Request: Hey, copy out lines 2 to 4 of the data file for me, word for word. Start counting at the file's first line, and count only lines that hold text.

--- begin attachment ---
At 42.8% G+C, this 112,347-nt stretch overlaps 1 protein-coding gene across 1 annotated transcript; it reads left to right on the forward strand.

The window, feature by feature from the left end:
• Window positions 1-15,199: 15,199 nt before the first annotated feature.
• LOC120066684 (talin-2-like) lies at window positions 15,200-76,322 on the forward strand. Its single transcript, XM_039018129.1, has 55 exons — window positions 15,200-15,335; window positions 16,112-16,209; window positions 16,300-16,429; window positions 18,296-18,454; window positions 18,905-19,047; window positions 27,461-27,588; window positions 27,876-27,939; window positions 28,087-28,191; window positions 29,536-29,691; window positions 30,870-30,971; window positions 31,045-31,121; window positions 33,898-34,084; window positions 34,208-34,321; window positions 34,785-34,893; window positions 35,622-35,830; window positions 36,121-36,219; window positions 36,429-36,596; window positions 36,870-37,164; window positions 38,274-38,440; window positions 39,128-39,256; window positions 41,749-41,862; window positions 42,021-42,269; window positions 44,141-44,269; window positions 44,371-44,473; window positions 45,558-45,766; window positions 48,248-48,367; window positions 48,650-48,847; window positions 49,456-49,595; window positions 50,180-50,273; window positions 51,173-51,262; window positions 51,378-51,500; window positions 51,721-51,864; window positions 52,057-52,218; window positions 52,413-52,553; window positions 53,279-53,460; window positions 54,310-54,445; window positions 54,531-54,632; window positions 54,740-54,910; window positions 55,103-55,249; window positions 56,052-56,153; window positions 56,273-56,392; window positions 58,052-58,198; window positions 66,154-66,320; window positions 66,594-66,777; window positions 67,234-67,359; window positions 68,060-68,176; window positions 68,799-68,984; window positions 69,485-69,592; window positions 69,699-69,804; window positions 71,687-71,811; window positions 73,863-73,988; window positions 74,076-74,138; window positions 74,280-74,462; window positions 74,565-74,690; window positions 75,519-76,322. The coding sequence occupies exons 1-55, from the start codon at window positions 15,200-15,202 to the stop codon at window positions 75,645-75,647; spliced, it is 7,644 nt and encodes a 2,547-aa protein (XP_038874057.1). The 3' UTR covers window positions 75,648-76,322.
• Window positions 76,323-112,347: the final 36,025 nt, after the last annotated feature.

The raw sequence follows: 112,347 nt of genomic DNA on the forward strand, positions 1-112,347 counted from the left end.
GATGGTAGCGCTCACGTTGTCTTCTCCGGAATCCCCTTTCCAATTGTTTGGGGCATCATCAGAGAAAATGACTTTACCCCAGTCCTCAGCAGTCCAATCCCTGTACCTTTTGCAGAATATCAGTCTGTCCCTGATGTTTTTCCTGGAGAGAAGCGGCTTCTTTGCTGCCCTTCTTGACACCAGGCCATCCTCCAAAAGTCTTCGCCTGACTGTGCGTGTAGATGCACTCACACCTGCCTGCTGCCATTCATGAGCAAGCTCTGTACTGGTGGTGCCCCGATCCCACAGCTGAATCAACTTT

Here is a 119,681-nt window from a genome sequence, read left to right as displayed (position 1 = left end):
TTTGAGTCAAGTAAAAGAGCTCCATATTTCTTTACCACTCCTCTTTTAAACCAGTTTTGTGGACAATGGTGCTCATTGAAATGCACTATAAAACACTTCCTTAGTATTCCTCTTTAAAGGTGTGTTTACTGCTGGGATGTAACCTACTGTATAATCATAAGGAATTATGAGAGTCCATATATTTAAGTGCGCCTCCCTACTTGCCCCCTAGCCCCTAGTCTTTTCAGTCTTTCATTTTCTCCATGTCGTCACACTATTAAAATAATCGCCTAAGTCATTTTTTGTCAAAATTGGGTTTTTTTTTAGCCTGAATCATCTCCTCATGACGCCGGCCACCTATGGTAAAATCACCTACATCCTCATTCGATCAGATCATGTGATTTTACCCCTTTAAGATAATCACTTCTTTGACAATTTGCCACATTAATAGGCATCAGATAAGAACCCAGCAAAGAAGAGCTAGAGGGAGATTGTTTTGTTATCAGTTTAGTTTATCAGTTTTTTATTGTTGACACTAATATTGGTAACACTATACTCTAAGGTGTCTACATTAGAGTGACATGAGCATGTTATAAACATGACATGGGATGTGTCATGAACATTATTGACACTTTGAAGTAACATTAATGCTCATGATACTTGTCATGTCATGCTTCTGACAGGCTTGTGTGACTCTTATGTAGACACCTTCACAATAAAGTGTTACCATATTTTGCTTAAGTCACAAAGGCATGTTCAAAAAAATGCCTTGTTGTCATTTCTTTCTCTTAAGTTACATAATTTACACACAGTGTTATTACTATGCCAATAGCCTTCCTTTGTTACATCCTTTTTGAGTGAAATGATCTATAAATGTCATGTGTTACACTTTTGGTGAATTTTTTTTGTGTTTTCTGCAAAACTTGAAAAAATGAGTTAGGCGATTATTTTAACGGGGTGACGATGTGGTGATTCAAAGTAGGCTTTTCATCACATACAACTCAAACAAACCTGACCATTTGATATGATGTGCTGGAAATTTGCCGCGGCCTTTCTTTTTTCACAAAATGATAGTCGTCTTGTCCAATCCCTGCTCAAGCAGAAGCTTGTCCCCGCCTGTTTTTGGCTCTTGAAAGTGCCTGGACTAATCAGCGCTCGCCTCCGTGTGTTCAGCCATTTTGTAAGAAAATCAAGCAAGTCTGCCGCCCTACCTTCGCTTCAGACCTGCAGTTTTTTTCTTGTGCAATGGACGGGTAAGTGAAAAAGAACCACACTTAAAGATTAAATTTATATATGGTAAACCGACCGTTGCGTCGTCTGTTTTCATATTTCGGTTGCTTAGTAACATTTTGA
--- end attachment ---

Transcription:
The window, feature by feature from the left end:
• Window positions 1-15,199: 15,199 nt before the first annotated feature.
• LOC120066684 (talin-2-like) lies at window positions 15,200-76,322 on the forward strand. Its single transcript, XM_039018129.1, has 55 exons — window positions 15,200-15,335; window positions 16,112-16,209; window positions 16,300-16,429; window positions 18,296-18,454; window positions 18,905-19,047; window positions 27,461-27,588; window positions 27,876-27,939; window positions 28,087-28,191; window positions 29,536-29,691; window positions 30,870-30,971; window positions 31,045-31,121; window positions 33,898-34,084; window positions 34,208-34,321; window positions 34,785-34,893; window positions 35,622-35,830; window positions 36,121-36,219; window positions 36,429-36,596; window positions 36,870-37,164; window positions 38,274-38,440; window positions 39,128-39,256; window positions 41,749-41,862; window positions 42,021-42,269; window positions 44,141-44,269; window positions 44,371-44,473; window positions 45,558-45,766; window positions 48,248-48,367; window positions 48,650-48,847; window positions 49,456-49,595; window positions 50,180-50,273; window positions 51,173-51,262; window positions 51,378-51,500; window positions 51,721-51,864; window positions 52,057-52,218; window positions 52,413-52,553; window positions 53,279-53,460; window positions 54,310-54,445; window positions 54,531-54,632; window positions 54,740-54,910; window positions 55,103-55,249; window positions 56,052-56,153; window positions 56,273-56,392; window positions 58,052-58,198; window positions 66,154-66,320; window positions 66,594-66,777; window positions 67,234-67,359; window positions 68,060-68,176; window positions 68,799-68,984; window positions 69,485-69,592; window positions 69,699-69,804; window positions 71,687-71,811; window positions 73,863-73,988; window positions 74,076-74,138; window positions 74,280-74,462; window positions 74,565-74,690; window positions 75,519-76,322. The coding sequence occupies exons 1-55, from the start codon at window positions 15,200-15,202 to the stop codon at window positions 75,645-75,647; spliced, it is 7,644 nt and encodes a 2,547-aa protein (XP_038874057.1). The 3' UTR covers window positions 75,648-76,322.